Book by Harvey Fierstein
Based on the play by Jean Poiret
Directed by Joe Leonardo
Choreographed by Melissa Zaremba
Musical Direction by Ryan T. Nelson
At Marriott Theatre, Lincolnshire
Stunningly visual and romantically heartfelt with loads of laughs make La Cage Aux Folles a hit
Jerry Herman is one of two composer/lyricists in history to have three musicals run more than 1500 performances on Broadway: Hello Dolly (2,844), Mame (1,508), and La Cage aux Folles (1,761). I believe that his 1983 Tony Award winning La Cage aux Folles is his most memorable score. La Cage is a funny farce of French Rivera drag clubs and a cute family relations comedy. This romantic musical is rarely mounted here due mainly to its lavish costumes and the need to have a lovable, funny yet swishy man play Albin, the star drag queen. But with the creativity from costume designer Nancy Missimi and two terrific leads, Marriott Theatre’s 2015 production is stunning. Director Joe Leonardo, revisiting La Cage from his 1994 production, decided to have Gene Weygandt play Albin – a wise decision since Weygandt has the acting and comic chops to deliver. And he sure does!
Weygandt’s Albin anchors La Cage as the ‘mother’ figure and star drag queen in a family that has David Hess’s Georges, La Cage’s MC, the ‘father’ figure with their straight son Jean-Michel (Brian Bohr). This close knit loving family has a crisis when Jean-Michel announces he is marrying Anne (Elizabeth Telford), the daughter of a right-wing homophobic French politician. We enjoy the outlandish campy swishiness of Jacob (Joesph Anthony Byrd) – Albin’s personal assistant and dresser. He is a hoot!
After we witness one of the most impressive opening numbers in Broadway history “We Are What We Are,” which features the Les Cagelles dressed to the hilt in sequined dress, high heels, large feathered hats. This chorus is made up of guys and girls who attempt to dazzle and entice us into La Cage’s mystique. David Hess, as the MC, establishes the allure with sweet showmanship. Audiences are both shocked and amused with this terrific number.
Gene Weygandt firmly establishes his transition from Albin to Zaza with the profound “A Little More Mascara” anthem. Brian Bohr is the charming boy-next-door, as Jean-Michel, wins us with his charming love song to Anne “With Anne on My Arm.” He convinces his father Georges to have the swishy Albin out of the house during Anne’s family’s visit. Georges tries to tell his love Albin in their reprise of “With You on My Arm.” Their visit to the beach café results in the haunting love song “Song on the Sand” when we see how deep their love is.
Ultimately Albin loves George and Jean-Michel so much that he’ll do what it takes to make them happy. His feminine gay side comes out during the drag act when he stops the show with his personal solo “I Am What I Am.” This anthem resonates deeply.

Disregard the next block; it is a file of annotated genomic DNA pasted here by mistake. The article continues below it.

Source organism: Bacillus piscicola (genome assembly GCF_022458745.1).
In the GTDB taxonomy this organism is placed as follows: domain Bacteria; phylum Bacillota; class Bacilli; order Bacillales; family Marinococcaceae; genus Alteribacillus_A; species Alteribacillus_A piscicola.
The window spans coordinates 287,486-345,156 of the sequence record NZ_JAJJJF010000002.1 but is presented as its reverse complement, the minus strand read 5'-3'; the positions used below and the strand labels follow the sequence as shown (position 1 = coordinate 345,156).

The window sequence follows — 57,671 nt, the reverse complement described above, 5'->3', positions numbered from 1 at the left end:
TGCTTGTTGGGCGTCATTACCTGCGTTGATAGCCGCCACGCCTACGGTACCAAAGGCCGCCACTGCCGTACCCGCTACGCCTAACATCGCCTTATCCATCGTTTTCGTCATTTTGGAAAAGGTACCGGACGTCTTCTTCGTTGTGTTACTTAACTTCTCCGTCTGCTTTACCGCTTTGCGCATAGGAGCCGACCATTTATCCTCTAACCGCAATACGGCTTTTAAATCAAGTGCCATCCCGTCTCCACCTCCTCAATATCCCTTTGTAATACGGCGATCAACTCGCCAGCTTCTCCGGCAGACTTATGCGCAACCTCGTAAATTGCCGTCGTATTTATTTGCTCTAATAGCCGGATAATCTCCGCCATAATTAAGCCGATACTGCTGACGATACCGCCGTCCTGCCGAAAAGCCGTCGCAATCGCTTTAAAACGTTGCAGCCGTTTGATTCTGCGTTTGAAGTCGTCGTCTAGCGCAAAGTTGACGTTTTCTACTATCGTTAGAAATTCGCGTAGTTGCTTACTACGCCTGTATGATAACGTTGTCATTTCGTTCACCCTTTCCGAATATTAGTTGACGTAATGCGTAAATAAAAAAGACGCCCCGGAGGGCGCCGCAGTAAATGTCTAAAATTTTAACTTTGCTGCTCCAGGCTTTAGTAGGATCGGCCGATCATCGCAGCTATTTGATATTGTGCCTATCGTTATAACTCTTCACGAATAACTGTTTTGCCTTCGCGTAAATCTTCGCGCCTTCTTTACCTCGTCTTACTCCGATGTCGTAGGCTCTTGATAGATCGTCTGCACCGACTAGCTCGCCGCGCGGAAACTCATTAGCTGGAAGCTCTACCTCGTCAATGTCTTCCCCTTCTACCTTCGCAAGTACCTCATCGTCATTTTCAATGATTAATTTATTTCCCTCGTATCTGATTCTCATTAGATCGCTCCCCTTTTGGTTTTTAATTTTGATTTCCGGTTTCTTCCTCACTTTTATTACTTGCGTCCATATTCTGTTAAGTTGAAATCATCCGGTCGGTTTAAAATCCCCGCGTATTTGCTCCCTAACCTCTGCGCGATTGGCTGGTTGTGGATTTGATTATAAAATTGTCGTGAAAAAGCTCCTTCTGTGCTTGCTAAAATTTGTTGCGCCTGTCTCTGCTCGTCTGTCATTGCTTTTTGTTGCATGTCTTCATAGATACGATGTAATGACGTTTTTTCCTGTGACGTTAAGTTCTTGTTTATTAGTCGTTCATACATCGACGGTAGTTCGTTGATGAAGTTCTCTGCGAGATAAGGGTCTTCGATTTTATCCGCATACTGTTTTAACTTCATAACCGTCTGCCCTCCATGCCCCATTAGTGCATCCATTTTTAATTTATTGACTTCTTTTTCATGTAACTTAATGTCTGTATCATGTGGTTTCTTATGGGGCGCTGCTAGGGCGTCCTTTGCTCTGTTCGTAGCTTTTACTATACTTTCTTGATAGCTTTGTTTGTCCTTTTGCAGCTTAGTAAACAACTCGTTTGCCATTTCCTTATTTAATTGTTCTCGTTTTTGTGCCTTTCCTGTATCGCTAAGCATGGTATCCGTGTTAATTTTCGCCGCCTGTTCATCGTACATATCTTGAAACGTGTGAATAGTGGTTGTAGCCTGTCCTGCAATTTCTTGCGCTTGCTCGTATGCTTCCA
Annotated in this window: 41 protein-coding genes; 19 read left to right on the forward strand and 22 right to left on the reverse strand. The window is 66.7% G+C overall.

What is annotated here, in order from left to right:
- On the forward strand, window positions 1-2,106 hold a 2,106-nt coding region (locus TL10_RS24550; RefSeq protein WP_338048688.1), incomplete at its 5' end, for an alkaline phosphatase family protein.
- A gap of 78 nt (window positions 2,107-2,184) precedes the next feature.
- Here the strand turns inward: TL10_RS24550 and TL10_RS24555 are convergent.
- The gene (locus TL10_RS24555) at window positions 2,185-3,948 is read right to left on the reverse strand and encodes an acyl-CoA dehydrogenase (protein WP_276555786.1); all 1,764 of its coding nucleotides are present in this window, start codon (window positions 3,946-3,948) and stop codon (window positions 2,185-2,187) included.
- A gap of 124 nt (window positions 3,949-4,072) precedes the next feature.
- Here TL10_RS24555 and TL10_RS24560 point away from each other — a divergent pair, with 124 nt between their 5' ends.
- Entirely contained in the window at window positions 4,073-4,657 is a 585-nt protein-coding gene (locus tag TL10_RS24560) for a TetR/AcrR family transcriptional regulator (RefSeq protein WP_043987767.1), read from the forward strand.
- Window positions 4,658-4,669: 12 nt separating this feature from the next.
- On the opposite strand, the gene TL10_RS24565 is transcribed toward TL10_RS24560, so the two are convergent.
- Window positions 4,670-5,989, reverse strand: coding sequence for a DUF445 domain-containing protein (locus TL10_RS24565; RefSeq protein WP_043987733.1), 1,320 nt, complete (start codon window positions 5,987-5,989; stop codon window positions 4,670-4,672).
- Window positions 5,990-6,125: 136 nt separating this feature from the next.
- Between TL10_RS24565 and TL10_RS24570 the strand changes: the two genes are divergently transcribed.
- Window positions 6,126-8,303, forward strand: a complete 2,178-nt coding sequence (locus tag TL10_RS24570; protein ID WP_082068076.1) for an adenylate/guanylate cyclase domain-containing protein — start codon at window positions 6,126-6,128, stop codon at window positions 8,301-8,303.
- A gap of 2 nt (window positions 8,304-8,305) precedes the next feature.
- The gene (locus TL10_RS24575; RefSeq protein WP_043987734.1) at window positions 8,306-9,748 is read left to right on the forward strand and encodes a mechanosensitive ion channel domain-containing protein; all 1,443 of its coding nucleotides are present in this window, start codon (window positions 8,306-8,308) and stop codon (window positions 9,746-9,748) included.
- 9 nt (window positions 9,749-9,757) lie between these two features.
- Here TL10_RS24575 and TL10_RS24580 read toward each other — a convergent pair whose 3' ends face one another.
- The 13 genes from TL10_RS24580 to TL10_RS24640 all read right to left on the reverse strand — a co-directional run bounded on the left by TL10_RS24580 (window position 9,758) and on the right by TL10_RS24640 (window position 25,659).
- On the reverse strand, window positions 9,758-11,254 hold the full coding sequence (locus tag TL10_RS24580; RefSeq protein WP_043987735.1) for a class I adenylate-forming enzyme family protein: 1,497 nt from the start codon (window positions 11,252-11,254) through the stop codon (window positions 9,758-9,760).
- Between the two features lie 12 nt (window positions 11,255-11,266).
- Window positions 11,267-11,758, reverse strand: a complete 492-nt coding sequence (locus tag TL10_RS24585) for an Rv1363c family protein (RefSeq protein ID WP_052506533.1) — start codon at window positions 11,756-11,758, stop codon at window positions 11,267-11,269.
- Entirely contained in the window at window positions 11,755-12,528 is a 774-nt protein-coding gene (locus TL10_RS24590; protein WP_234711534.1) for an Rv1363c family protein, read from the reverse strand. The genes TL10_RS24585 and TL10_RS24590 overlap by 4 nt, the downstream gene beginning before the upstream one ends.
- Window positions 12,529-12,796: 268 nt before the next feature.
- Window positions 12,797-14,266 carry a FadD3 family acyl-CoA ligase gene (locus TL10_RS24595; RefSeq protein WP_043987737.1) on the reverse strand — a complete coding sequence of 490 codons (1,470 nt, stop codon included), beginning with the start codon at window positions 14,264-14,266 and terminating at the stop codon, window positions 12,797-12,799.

Act two finds Georges and the cafe owners trying to ‘butch-up’ Albin so he can be introduced to Anne’s parents as uncle Al. The cute “Masculinity” song is a hoot! Jean-Michel is so worried about Albin spoiling his marriage plans that he turns on Albin. Georges reminds him of Albin’s love and nurturing in the fine “Look Over There.”
Things seem to work out when Albin, dresses as conservative women and becomes Jean-Michel’s mother. Mr. Dindon (Fred Zimmerman) is impressed and all celebrate the engagement with the roaring “The Best of Times” tribute to hope and happiness. True to his drag queen habit, Albin takes off his wig as the song ends. Mayhem ensues but everything works out as it should. Love and family values win the day. Filled with madcap mayhem, this hilarious farce is that, and a romance – a heartwarming love story with a special modern family. We care about all members of this family.
Jerry Herman’s score is one of the finest every penned for the stage. Harvey Fierstein has created a loveable character in Albin that Gene Weygandt delivers with heart, gusto and warmth making La Cage aux Folles a tremendous night of musical theatre. The wonderful dance show-stoppers choreographed by Melssa Zarenba (making her Marriott Theatre choreographing debut) are dazzling and David Hess nailed his songs with his rich voice. The humor is infectious. Every young person should see this show to experience one of the last of the old-time Broadway styles musical comedies. Jerry Herman’s acceptance speech at the Tony Awards mentioned that La Cage is a tribute to musicals with hum-able melodies that foster “take-home songs” (those you sing to your self on the way home). Come see this show for indeed it demonstrates that “The Best of Time is now, is now.”
Theatre in Chicago podcast
Date Reviewed: February 4, 2015
For more info checkout the La Cage Aux Folles page at theatreinchicago.com
At Marriott Theatre 10 Marriott Drive, Lincolnshire, IL, call 847-634-0200, www.marriotttheatre.com, tickets $50 – $55, Wednesdays at 1 & 8 pm, Thursdays 7 Fridays at 8pm, Saturdays at 4:30 * 8 pm, Sundays at1 & 5 pm, running time is2 hours, 30 minutes with intermission,through March 22, 2015